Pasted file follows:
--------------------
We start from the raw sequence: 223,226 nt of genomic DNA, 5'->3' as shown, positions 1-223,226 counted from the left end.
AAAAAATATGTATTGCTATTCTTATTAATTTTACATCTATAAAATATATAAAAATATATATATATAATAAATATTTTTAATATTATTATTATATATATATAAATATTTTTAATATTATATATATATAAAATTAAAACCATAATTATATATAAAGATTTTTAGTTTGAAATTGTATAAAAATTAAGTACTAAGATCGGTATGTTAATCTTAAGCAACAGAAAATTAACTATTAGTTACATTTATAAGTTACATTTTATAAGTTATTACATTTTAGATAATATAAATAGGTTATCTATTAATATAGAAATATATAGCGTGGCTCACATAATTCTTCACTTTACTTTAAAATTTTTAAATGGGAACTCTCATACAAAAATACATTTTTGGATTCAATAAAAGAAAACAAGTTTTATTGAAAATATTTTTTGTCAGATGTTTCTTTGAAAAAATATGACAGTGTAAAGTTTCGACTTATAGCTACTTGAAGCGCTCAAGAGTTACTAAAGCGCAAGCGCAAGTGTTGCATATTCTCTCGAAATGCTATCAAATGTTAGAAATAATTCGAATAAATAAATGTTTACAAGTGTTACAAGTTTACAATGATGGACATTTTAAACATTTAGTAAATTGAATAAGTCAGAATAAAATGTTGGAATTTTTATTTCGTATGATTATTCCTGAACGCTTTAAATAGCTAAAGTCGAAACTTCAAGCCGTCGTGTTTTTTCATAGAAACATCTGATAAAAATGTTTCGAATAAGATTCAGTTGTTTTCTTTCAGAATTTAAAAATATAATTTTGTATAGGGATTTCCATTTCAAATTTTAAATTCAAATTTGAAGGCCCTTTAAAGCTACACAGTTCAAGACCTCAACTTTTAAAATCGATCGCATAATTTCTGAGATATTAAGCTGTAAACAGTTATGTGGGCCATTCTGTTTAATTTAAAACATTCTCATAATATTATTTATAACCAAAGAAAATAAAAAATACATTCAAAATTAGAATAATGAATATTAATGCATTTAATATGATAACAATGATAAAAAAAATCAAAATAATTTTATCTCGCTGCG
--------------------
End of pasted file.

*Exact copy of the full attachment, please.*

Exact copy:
We start from the raw sequence: 223,226 nt of genomic DNA, 5'->3' as shown, positions 1-223,226 counted from the left end.
AAAAAATATGTATTGCTATTCTTATTAATTTTACATCTATAAAATATATAAAAATATATATATATAATAAATATTTTTAATATTATTATTATATATATATAAATATTTTTAATATTATATATATATAAAATTAAAACCATAATTATATATAAAGATTTTTAGTTTGAAATTGTATAAAAATTAAGTACTAAGATCGGTATGTTAATCTTAAGCAACAGAAAATTAACTATTAGTTACATTTATAAGTTACATTTTATAAGTTATTACATTTTAGATAATATAAATAGGTTATCTATTAATATAGAAATATATAGCGTGGCTCACATAATTCTTCACTTTACTTTAAAATTTTTAAATGGGAACTCTCATACAAAAATACATTTTTGGATTCAATAAAAGAAAACAAGTTTTATTGAAAATATTTTTTGTCAGATGTTTCTTTGAAAAAATATGACAGTGTAAAGTTTCGACTTATAGCTACTTGAAGCGCTCAAGAGTTACTAAAGCGCAAGCGCAAGTGTTGCATATTCTCTCGAAATGCTATCAAATGTTAGAAATAATTCGAATAAATAAATGTTTACAAGTGTTACAAGTTTACAATGATGGACATTTTAAACATTTAGTAAATTGAATAAGTCAGAATAAAATGTTGGAATTTTTATTTCGTATGATTATTCCTGAACGCTTTAAATAGCTAAAGTCGAAACTTCAAGCCGTCGTGTTTTTTCATAGAAACATCTGATAAAAATGTTTCGAATAAGATTCAGTTGTTTTCTTTCAGAATTTAAAAATATAATTTTGTATAGGGATTTCCATTTCAAATTTTAAATTCAAATTTGAAGGCCCTTTAAAGCTACACAGTTCAAGACCTCAACTTTTAAAATCGATCGCATAATTTCTGAGATATTAAGCTGTAAACAGTTATGTGGGCCATTCTGTTTAATTTAAAACATTCTCATAATATTATTTATAACCAAAGAAAATAAAAAATACATTCAAAATTAGAATAATGAATATTAATGCATTTAATATGATAACAATGATAAAAAAAATCAAAATAATTTTATCTCGCTGCG